Helping a child with anxiety

Children often experience or suffer from anxiety through childhood as they experience new and unfamiliar things or are stretched and challenged. Helping a child with anxiety starts with recognises the first signs of anxiety in your child or children. Then, it is important to have helpful mechanisms to either alleviate it or help them manage it, so it doesn’t rule their life. One in eight children experiences emotional or behavioural problems growing up.

Covid-19 has exacerbated anxiety, disrupting those things that give life structure and taking away all sense of our usual control. This makes the issue more acute than ever to ensure you are equipped to handle any sign of anxiety you can identify.

How to identify when something is wrong

You know your own child or children better than anyone else. Everyone can feel anxious or down on occasion, it’s when this goes on for a long time or intensifies then there is cause for concern.

The things you need to look out for are:

  • Longer term problems sleeping
  • Waking up in the night from bad dreams
  • Wetting the bed
  • Loss of appetite or not eating properly
  • Finding it hard to concentrate
  • Fidgeting and tense
  • Withdrawing from socialising with others
  • Significant changes in how they behave generally
  • Signs of self-neglect or even self-harm
  • Having negative and worrying thoughts
  • Withdrawing within the family and not wanting to talk to you

Supportive tips on how to help a child with anxiety

Listen to them

Don’t ask leading questions, value what they say, thereby making them feel valued and don’t judge them. Also, think about how you can help them work through their feelings constructively and problem solve with them.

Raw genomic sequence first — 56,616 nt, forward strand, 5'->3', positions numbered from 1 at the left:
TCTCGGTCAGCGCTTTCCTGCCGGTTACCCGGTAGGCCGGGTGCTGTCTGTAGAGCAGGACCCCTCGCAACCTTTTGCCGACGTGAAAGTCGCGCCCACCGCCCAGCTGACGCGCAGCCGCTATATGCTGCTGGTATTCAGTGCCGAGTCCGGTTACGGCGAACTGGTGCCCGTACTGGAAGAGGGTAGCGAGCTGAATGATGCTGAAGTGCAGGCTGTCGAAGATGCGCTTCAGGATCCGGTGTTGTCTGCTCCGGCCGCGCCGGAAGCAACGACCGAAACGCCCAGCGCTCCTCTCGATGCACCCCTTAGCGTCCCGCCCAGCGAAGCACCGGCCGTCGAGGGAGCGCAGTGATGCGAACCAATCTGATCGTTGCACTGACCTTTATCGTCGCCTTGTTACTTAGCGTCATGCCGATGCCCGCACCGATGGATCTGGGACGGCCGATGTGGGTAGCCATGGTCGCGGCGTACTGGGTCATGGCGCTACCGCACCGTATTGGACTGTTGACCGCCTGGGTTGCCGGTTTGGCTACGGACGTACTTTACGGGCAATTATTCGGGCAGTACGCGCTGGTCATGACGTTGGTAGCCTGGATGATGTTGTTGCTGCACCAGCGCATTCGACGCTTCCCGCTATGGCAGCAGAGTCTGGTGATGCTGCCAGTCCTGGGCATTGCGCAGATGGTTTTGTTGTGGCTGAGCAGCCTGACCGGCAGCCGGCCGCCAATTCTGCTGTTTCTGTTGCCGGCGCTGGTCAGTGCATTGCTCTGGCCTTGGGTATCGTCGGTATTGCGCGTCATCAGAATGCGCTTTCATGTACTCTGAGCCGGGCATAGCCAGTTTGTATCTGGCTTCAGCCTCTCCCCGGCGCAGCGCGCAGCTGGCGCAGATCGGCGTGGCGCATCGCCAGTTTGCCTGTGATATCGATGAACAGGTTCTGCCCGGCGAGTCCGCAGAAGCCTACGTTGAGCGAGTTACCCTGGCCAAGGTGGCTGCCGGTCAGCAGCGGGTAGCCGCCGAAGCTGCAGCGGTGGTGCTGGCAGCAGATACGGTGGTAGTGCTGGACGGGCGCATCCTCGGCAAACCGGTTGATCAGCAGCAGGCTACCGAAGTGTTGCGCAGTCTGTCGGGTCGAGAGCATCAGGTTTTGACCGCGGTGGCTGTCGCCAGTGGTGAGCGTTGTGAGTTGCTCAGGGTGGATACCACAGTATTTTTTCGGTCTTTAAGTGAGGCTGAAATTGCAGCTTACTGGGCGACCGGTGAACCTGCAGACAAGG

Get support

It’s important to reach out for help if you think you and your child need it. There are good resources to turn to:

Give them your time

Sit with them without your phone with you and the TV off, so they know you are not going to get distracted. Don’t allow anyone to have technology at the meal table so you can talk, again without distraction. Also, try not to answer calls when they are talking to you. Give them quality time, not the odd ‘how are you’ and talk to them about your life and your emotions so they feel they know you too.

helping child with anxiety

Give them structure

Give them regular routines to structure their day. Some things that help are healthy eating and snacking, good exercise and time outside together and a good sleep time regime. It’s also important to set positive, realistic goals and share in the joy of the structure, don’t use it as punishment.

Encourage their interests and hobbies

Hobbies and interests give healthy structure. These can lift the spirits and bring positivity into their day and it can connect them to others with a similar interest.

Take what they say seriously

The goal is not to eliminate anxiety but to help a child manage it. Taking what they say seriously is key to helping them do that. Listening to them and valuing what they say will make them feel valued and heard countering the loneliness anxiety breeds.

Recognising that head lice can cause children anxiety

Head lice can cause anxiety for a child which can manifest itself in different ways. Children can feel as if there is something wrong with them because they have it and other children don’t. They can feel stressed for catching it if Mum feels stressed about them having it.

They can also feel socially ostracised or bullied if they are aware that other children are avoiding them because they have it (and those children have been told to avoid the nitty kid). They can feel shame, dirty, or different, and it can undermine their self-confidence.

Getting rid of head lice quickly and effectively is therefore important for a child. The head lice product treatments can often help create a continuous cycle of infestation because they aren’t as effective as they promise. It is important to understand that if you rely solely on the head lice products this may happen, so you need to nit comb the hair thoroughly and frequently to ensure you have extracted it all and that you shut the infestation down. If an infestation has become heavy, the anxiety felt by the child will be heightened.

If you need help you probably need a professional head lice removal service to do this for you. The Hairforce can shut the infestation down for you through its network of clinics or 020 7485 7351.

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